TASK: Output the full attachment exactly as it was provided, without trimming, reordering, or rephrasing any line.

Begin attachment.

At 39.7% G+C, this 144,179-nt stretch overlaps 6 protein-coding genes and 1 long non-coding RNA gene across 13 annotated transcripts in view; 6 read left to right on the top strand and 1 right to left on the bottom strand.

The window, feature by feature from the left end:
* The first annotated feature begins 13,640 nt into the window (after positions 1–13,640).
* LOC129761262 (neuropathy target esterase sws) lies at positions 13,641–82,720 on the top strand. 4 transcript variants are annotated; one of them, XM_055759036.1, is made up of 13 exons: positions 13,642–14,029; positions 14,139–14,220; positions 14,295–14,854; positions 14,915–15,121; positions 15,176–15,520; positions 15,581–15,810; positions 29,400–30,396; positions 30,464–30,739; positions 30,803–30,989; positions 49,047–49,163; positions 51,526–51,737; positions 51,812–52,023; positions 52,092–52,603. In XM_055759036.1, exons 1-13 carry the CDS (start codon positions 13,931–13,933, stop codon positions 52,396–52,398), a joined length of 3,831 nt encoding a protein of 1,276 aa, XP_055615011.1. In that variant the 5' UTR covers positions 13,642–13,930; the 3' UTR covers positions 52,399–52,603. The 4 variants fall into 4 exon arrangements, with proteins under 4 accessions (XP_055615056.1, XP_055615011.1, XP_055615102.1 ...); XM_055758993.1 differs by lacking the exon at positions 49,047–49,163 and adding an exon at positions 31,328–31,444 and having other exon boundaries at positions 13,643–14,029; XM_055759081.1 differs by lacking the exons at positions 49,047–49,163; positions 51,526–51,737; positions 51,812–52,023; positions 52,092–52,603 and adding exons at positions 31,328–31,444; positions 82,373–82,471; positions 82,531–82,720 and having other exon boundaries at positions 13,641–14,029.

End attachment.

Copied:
At 39.7% G+C, this 144,179-nt stretch overlaps 6 protein-coding genes and 1 long non-coding RNA gene across 13 annotated transcripts in view; 6 read left to right on the top strand and 1 right to left on the bottom strand.

The window, feature by feature from the left end:
* The first annotated feature begins 13,640 nt into the window (after positions 1–13,640).
* LOC129761262 (neuropathy target esterase sws) lies at positions 13,641–82,720 on the top strand. 4 transcript variants are annotated; one of them, XM_055759036.1, is made up of 13 exons: positions 13,642–14,029; positions 14,139–14,220; positions 14,295–14,854; positions 14,915–15,121; positions 15,176–15,520; positions 15,581–15,810; positions 29,400–30,396; positions 30,464–30,739; positions 30,803–30,989; positions 49,047–49,163; positions 51,526–51,737; positions 51,812–52,023; positions 52,092–52,603. In XM_055759036.1, exons 1-13 carry the CDS (start codon positions 13,931–13,933, stop codon positions 52,396–52,398), a joined length of 3,831 nt encoding a protein of 1,276 aa, XP_055615011.1. In that variant the 5' UTR covers positions 13,642–13,930; the 3' UTR covers positions 52,399–52,603. The 4 variants fall into 4 exon arrangements, with proteins under 4 accessions (XP_055615056.1, XP_055615011.1, XP_055615102.1 ...); XM_055758993.1 differs by lacking the exon at positions 49,047–49,163 and adding an exon at positions 31,328–31,444 and having other exon boundaries at positions 13,643–14,029; XM_055759081.1 differs by lacking the exons at positions 49,047–49,163; positions 51,526–51,737; positions 51,812–52,023; positions 52,092–52,603 and adding exons at positions 31,328–31,444; positions 82,373–82,471; positions 82,531–82,720 and having other exon boundaries at positions 13,641–14,029.